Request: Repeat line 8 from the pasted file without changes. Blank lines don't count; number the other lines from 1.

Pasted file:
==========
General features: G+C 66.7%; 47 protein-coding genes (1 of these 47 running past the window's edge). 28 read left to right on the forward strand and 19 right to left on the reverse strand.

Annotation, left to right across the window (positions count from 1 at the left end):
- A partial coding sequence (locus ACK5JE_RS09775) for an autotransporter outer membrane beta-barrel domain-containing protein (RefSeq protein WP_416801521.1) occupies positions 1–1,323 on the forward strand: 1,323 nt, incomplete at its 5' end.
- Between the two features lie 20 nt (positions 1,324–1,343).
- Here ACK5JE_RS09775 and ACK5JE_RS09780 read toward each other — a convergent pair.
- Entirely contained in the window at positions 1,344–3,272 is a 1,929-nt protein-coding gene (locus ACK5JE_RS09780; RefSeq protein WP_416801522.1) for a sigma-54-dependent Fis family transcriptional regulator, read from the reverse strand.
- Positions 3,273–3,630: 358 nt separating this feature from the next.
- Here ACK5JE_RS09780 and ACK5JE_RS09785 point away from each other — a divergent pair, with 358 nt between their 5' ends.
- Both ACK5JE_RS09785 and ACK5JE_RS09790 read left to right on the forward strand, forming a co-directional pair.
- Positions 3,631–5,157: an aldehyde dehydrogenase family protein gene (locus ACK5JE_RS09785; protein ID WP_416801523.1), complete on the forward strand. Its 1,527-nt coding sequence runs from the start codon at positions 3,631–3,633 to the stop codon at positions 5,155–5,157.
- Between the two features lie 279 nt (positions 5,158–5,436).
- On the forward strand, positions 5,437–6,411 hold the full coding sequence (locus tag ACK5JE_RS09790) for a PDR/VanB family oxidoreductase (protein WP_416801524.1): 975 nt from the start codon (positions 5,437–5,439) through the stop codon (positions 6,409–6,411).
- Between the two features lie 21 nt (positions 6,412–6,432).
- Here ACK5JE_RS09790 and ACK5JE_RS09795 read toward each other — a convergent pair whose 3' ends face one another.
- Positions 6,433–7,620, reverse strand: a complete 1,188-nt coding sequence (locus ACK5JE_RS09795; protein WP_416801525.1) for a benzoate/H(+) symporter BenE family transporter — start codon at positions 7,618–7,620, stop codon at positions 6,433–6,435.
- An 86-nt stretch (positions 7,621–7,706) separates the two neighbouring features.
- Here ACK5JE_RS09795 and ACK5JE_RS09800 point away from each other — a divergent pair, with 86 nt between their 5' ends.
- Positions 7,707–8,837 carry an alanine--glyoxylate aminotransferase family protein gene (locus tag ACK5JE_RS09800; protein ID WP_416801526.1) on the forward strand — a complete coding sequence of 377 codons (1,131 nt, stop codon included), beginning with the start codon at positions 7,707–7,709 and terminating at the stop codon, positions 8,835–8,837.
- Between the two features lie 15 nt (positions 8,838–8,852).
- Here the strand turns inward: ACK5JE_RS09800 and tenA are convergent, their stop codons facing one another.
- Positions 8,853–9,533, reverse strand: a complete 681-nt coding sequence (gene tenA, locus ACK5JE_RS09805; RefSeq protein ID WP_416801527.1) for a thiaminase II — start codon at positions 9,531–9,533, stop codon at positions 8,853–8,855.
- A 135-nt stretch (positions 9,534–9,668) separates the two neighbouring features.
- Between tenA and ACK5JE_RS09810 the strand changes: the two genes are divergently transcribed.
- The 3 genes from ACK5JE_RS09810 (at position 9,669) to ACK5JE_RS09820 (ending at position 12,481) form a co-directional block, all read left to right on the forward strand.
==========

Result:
- Here ACK5JE_RS09780 and ACK5JE_RS09785 point away from each other — a divergent pair, with 358 nt between their 5' ends.